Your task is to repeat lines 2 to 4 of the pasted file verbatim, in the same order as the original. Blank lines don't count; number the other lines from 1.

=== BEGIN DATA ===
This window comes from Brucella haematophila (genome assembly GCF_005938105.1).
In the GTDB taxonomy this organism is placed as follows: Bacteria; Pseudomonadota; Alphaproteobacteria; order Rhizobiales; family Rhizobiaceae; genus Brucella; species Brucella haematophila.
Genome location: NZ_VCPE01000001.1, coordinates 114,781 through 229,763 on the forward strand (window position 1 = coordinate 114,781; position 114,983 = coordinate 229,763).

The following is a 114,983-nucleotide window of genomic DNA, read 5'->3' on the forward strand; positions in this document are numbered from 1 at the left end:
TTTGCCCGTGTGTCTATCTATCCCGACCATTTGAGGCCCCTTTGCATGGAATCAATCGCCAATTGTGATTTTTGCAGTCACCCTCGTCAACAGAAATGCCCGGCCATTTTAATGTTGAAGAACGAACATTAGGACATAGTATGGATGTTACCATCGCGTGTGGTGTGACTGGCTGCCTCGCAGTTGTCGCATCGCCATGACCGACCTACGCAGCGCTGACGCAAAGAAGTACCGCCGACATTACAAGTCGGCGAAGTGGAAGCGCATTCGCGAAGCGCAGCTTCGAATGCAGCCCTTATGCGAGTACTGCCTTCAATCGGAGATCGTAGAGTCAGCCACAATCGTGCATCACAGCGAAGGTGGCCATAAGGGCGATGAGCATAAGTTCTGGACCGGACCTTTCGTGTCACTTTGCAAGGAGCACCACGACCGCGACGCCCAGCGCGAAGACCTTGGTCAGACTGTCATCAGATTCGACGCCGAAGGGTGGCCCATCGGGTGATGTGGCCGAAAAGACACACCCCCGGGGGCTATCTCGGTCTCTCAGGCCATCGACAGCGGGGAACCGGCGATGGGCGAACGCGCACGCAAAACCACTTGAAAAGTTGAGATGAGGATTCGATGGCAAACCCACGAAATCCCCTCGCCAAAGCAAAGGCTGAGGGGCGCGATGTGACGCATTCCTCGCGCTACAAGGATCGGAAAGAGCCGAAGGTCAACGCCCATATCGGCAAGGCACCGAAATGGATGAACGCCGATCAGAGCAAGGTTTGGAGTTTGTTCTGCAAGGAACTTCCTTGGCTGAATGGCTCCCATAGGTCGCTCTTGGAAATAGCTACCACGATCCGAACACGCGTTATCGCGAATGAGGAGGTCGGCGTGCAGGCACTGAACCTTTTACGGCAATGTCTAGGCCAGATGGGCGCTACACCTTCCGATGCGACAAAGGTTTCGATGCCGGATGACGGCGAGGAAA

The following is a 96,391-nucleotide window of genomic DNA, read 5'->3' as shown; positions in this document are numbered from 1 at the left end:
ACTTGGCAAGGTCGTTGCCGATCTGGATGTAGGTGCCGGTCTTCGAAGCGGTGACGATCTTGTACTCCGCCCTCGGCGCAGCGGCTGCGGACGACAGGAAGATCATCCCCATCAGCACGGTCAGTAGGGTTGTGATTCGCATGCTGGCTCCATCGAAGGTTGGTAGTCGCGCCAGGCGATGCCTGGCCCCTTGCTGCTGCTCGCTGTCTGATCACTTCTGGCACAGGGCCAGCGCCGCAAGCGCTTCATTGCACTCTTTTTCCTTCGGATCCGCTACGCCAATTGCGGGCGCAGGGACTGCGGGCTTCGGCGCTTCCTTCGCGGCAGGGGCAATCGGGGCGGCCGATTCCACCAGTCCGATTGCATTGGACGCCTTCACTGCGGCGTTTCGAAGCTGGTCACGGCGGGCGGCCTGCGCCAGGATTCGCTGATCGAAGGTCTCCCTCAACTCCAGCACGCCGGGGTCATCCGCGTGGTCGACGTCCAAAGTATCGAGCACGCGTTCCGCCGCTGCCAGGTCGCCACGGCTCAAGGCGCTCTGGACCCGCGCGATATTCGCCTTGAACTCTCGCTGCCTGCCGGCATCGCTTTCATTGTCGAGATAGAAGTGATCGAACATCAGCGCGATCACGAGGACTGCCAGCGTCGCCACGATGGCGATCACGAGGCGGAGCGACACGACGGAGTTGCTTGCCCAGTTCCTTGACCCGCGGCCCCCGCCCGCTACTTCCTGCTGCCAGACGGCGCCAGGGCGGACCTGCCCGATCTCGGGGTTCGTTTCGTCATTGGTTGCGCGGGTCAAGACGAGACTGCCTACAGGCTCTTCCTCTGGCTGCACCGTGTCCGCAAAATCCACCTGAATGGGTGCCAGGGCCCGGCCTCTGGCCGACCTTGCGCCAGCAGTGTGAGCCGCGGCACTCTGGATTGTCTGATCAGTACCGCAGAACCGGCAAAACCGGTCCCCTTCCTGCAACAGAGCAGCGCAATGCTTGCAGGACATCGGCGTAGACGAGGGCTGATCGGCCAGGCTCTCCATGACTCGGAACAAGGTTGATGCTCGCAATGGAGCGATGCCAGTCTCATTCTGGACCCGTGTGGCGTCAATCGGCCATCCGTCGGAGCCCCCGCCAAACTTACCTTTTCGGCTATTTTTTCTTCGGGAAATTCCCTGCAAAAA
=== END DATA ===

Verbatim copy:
In the GTDB taxonomy this organism is placed as follows: Bacteria; Pseudomonadota; Alphaproteobacteria; order Rhizobiales; family Rhizobiaceae; genus Brucella; species Brucella haematophila.
Genome location: NZ_VCPE01000001.1, coordinates 114,781 through 229,763 on the forward strand (window position 1 = coordinate 114,781; position 114,983 = coordinate 229,763).

The following is a 114,983-nucleotide window of genomic DNA, read 5'->3' on the forward strand; positions in this document are numbered from 1 at the left end: